It seemed like an innocent pan of sausages.
They lay in their bath of oil, which I had lovingly poured for them not knowing that they are principally made of fat and need no help to be thoroughly greasy. Tom was unblocking the sink beside me. The spirit of Nigella hung in the air as we divvied up the roasted squash and brown rice, fragrant with rosemary and olive oil from our very own piece of land. Nevertheless, the sausages had a plot to ruin the sumptuous potential of our lunch.
When the oil spat, I felt prickles of stinging heat on both cheeks and rushed to the bathroom to douse them in cold water (not easy; your nose gets in the way). But it felt like such a minor splattering that I daubed myself in aloe vera and carried on tending those treacherous bangers until they were suitably charred.
It was only upon sitting down at the table to eat that I saw myself in the mirror. Under the tight, dried sheen of aloe gel, my face was a war zone: two huge red patches had appeared on either cheek, irregular shapes like embryonic continents. The shock immediately set in; I crumpled tearfully, horrified at the way I looked – like a battered, abused wife, a burns victim. These phrases stung me worse than my skin did.
Having burned by bulging belly against a pot of boiling potatoes only a few weeks ago, the image of red, blistered skin and purplish scars began to penetrate my imaginary vision of myself. That scar, stamped like a postmark across the last pregnancy’s stretch marks, now faded to a kind of criss-crossing zebra pattern that sparkles in certain lights, is – according to Tom – in the shape of a pair of lips, as though someone with an extraordinarily large face had kissed my bump. Although it felt nothing like a loving gesture to me.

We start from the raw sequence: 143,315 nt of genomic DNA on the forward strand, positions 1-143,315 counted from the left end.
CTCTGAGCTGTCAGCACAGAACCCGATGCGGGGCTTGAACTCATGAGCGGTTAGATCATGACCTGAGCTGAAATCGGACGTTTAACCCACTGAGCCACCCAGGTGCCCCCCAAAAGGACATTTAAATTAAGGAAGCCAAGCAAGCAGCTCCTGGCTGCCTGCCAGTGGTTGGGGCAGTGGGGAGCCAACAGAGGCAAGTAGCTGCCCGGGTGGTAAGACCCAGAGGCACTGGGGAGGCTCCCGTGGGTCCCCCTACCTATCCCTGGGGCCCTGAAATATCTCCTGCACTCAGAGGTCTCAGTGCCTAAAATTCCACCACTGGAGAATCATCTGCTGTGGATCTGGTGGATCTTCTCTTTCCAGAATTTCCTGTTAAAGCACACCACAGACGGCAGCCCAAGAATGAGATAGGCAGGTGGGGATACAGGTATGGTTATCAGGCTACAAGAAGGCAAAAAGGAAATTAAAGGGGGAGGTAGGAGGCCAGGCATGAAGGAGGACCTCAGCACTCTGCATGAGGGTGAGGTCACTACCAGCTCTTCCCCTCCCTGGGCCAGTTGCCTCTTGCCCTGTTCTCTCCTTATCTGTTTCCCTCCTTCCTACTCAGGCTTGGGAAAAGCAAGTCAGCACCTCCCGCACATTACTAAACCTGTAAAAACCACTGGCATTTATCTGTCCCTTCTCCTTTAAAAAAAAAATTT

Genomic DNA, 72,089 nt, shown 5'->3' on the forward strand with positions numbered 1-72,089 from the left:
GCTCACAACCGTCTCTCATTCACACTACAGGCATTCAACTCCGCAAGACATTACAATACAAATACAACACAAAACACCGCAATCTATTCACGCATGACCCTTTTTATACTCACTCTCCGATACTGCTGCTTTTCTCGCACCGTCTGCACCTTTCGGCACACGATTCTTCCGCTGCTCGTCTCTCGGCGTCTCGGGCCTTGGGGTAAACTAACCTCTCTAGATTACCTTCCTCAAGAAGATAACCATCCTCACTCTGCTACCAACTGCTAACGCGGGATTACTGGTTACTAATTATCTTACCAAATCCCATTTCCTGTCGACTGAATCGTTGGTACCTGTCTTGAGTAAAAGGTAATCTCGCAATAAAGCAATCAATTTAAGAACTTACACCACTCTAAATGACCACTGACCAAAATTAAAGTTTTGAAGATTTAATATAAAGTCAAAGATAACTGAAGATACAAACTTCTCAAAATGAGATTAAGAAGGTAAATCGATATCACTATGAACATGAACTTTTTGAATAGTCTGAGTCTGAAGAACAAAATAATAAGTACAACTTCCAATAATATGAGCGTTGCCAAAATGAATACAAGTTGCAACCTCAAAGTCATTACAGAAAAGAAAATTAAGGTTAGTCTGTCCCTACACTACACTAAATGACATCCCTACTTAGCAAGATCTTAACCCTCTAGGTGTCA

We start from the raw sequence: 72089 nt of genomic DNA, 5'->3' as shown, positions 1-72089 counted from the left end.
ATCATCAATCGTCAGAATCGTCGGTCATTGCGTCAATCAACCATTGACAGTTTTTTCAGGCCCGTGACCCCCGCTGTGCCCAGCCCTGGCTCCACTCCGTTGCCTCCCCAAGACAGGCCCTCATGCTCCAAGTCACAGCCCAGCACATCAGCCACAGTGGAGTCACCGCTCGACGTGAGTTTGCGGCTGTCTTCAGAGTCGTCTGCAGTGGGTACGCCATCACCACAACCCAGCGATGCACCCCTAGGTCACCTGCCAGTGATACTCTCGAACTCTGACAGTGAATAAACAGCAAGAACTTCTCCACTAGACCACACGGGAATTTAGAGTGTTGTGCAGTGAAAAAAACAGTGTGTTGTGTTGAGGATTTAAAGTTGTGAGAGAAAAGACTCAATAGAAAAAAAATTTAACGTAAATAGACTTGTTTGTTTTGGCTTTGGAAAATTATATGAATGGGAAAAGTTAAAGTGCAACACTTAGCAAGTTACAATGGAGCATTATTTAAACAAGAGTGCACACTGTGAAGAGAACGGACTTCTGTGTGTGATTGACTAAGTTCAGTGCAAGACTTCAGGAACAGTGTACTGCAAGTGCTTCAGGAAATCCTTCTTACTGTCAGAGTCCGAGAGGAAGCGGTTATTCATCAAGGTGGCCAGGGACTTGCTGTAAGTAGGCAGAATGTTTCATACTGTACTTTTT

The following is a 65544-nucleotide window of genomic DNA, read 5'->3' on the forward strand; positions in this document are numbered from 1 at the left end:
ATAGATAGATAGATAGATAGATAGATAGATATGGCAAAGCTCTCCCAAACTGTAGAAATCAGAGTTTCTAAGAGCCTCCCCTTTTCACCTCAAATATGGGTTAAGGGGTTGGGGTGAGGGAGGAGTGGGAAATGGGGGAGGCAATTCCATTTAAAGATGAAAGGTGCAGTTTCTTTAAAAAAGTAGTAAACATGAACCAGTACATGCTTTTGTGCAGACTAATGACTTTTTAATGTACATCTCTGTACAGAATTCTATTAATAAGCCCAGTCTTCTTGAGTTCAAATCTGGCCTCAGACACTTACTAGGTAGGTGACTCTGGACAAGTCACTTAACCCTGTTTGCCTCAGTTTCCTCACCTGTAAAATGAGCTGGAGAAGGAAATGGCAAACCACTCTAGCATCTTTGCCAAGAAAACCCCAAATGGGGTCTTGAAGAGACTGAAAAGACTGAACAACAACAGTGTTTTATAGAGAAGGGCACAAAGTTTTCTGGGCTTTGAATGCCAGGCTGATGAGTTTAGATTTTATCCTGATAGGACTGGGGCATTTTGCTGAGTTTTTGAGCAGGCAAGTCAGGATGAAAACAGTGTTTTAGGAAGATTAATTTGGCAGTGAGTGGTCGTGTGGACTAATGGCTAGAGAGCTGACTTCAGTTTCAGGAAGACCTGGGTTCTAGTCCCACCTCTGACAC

There is something horribly violent about being burned, whether or not there is an aggressor to blame for it. Upon seeing my scalded face I felt as though I had been attacked; never mind that it was by a frying pan of sausages clearly incapable of malicious intentions.
Still, there was something amusing about my new appearance, though I couldn’t see it for a couple of hours, until the redness had subsided under the packet of frozen peas I held awkwardly against my face. I looked like a myopic geisha who had skipped the powder and rubbed round, dolly-like circles of rouge onto her cheeks in a haphazard fashion. While I was trying to imagine how I’d hide the red marks the next day, or if I could even face going into town, this geisha would be happily making a clown of herself, believing it to be beauty.
So with lipstick marks on my belly and smudges of rouge on my cheeks, all courtesy of the kitchen, I am somewhat thrown by the meaning of it all. Could it be a coded message from the all-wise Ground of Being that the pursuit of superficial beauty brings nothing but pain? That pain and beauty are both merely expressions of the same mortal, fleeting realm, which we are so prone to put all our hopes in? Or that my brain is too addled with progesterone and I should just stay out of the kitchen?
Next time I’ll be cooking in a welding mask.